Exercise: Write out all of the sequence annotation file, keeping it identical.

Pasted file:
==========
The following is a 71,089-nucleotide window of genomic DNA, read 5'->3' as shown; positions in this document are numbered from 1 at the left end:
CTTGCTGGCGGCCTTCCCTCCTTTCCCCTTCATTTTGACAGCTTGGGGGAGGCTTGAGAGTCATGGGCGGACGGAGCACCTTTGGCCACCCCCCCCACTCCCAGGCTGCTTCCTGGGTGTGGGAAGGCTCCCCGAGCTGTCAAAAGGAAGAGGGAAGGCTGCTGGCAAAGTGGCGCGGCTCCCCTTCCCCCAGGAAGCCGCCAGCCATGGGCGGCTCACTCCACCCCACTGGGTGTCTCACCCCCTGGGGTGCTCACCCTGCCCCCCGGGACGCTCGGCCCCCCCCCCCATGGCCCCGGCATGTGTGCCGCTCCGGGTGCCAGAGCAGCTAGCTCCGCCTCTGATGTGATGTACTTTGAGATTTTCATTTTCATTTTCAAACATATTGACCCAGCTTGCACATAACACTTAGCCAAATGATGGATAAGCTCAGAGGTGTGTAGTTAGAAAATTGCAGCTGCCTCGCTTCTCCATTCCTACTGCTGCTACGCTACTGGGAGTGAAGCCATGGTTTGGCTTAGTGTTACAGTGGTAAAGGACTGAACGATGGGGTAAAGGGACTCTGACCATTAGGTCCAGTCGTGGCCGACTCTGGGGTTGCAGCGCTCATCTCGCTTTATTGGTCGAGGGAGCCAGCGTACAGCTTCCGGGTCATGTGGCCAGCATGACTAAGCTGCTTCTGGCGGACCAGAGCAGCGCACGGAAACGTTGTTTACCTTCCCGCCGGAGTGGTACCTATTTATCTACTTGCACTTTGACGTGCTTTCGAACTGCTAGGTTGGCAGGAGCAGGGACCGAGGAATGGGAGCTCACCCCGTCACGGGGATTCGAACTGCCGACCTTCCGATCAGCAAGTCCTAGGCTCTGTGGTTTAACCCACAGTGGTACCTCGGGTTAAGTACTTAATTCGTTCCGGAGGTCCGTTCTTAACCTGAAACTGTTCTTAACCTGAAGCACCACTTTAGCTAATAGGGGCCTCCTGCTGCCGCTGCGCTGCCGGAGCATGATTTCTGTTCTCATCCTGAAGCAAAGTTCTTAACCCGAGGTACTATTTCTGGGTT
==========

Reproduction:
The following is a 71,089-nucleotide window of genomic DNA, read 5'->3' as shown; positions in this document are numbered from 1 at the left end:
CTTGCTGGCGGCCTTCCCTCCTTTCCCCTTCATTTTGACAGCTTGGGGGAGGCTTGAGAGTCATGGGCGGACGGAGCACCTTTGGCCACCCCCCCCACTCCCAGGCTGCTTCCTGGGTGTGGGAAGGCTCCCCGAGCTGTCAAAAGGAAGAGGGAAGGCTGCTGGCAAAGTGGCGCGGCTCCCCTTCCCCCAGGAAGCCGCCAGCCATGGGCGGCTCACTCCACCCCACTGGGTGTCTCACCCCCTGGGGTGCTCACCCTGCCCCCCGGGACGCTCGGCCCCCCCCCCCATGGCCCCGGCATGTGTGCCGCTCCGGGTGCCAGAGCAGCTAGCTCCGCCTCTGATGTGATGTACTTTGAGATTTTCATTTTCATTTTCAAACATATTGACCCAGCTTGCACATAACACTTAGCCAAATGATGGATAAGCTCAGAGGTGTGTAGTTAGAAAATTGCAGCTGCCTCGCTTCTCCATTCCTACTGCTGCTACGCTACTGGGAGTGAAGCCATGGTTTGGCTTAGTGTTACAGTGGTAAAGGACTGAACGATGGGGTAAAGGGACTCTGACCATTAGGTCCAGTCGTGGCCGACTCTGGGGTTGCAGCGCTCATCTCGCTTTATTGGTCGAGGGAGCCAGCGTACAGCTTCCGGGTCATGTGGCCAGCATGACTAAGCTGCTTCTGGCGGACCAGAGCAGCGCACGGAAACGTTGTTTACCTTCCCGCCGGAGTGGTACCTATTTATCTACTTGCACTTTGACGTGCTTTCGAACTGCTAGGTTGGCAGGAGCAGGGACCGAGGAATGGGAGCTCACCCCGTCACGGGGATTCGAACTGCCGACCTTCCGATCAGCAAGTCCTAGGCTCTGTGGTTTAACCCACAGTGGTACCTCGGGTTAAGTACTTAATTCGTTCCGGAGGTCCGTTCTTAACCTGAAACTGTTCTTAACCTGAAGCACCACTTTAGCTAATAGGGGCCTCCTGCTGCCGCTGCGCTGCCGGAGCATGATTTCTGTTCTCATCCTGAAGCAAAGTTCTTAACCCGAGGTACTATTTCTGGGTT